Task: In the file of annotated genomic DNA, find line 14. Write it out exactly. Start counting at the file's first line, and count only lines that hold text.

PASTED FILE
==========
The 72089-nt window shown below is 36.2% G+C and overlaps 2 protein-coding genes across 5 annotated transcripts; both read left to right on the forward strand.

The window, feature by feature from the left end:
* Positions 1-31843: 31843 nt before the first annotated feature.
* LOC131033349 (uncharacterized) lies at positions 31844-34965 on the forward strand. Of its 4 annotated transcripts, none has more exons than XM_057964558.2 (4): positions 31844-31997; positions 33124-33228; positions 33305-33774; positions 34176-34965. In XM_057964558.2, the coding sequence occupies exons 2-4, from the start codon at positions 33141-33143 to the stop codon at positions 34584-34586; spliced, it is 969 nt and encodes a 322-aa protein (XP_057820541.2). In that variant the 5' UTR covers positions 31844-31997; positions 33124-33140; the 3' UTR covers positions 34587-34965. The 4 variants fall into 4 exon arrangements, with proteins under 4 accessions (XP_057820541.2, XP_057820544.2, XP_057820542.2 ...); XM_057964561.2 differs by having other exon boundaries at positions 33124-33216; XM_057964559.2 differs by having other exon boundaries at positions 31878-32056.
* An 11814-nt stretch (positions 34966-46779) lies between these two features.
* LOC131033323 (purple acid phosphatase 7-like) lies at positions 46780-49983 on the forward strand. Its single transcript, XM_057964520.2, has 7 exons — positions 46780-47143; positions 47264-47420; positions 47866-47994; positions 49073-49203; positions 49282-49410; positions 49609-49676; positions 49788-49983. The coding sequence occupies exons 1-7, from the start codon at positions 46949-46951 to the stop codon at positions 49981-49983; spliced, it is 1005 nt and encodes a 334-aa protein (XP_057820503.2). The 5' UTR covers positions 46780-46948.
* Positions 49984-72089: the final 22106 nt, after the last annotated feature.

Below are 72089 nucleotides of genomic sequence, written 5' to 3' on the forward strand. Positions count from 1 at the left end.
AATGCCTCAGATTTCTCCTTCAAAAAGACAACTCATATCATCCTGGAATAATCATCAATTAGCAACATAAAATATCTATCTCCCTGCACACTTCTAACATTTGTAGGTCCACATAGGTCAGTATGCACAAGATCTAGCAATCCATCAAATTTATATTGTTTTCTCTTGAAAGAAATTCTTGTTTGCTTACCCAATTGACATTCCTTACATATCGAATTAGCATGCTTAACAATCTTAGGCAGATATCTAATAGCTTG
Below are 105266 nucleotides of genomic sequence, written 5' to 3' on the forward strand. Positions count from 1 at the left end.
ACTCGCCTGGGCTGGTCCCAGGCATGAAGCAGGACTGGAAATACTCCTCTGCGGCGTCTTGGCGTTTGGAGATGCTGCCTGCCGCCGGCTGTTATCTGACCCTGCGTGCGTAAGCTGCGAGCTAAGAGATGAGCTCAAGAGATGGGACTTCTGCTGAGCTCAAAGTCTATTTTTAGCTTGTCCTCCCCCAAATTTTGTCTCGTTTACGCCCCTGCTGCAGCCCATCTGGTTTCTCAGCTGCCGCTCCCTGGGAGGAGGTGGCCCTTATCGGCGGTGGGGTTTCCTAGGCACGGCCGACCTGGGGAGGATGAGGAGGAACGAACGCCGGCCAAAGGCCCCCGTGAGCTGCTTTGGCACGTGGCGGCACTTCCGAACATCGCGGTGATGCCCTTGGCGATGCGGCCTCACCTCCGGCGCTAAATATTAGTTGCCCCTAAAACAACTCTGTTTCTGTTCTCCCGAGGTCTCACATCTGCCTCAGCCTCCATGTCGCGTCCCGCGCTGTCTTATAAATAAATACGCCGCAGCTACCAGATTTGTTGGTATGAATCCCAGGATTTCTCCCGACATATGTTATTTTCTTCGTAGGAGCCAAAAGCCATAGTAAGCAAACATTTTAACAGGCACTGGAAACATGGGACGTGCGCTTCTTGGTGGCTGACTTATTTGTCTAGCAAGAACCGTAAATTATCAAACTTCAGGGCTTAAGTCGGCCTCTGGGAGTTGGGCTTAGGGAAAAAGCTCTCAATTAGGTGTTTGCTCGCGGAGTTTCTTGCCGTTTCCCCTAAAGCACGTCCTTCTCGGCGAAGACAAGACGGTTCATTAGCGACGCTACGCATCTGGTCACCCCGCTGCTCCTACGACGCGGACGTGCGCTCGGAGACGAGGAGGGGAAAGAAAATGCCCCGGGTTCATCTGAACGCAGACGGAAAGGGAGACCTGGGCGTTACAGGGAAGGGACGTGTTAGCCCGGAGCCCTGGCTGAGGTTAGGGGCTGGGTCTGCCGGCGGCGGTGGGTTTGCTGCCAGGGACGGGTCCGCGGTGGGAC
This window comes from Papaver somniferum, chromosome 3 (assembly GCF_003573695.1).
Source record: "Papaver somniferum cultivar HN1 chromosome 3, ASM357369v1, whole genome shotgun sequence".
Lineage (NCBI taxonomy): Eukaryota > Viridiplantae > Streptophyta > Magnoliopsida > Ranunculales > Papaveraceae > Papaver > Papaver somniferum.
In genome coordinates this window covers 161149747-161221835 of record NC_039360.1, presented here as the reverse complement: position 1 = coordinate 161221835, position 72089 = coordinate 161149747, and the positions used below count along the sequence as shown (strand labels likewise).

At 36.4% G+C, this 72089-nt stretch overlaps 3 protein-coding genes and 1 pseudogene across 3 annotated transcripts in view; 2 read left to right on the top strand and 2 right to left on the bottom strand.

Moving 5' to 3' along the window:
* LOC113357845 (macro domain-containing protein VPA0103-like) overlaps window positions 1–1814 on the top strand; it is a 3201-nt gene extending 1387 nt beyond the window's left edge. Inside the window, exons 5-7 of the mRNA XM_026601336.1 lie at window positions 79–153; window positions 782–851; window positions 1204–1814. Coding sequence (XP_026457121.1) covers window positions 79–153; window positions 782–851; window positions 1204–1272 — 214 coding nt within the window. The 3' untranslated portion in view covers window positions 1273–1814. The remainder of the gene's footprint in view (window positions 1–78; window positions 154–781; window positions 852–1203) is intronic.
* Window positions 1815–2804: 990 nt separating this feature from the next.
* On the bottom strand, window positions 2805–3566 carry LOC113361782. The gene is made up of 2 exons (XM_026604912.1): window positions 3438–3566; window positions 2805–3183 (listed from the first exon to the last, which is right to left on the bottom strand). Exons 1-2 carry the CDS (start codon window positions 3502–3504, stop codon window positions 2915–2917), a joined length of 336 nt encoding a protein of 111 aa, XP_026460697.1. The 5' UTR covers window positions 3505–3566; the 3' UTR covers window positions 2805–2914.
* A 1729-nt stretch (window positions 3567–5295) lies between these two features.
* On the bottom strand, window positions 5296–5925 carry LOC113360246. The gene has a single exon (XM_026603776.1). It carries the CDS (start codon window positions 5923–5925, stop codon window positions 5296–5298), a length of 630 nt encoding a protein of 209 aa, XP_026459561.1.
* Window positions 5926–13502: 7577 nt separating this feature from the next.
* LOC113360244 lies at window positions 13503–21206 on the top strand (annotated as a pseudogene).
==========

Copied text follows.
Lineage (NCBI taxonomy): Eukaryota > Viridiplantae > Streptophyta > Magnoliopsida > Ranunculales > Papaveraceae > Papaver > Papaver somniferum.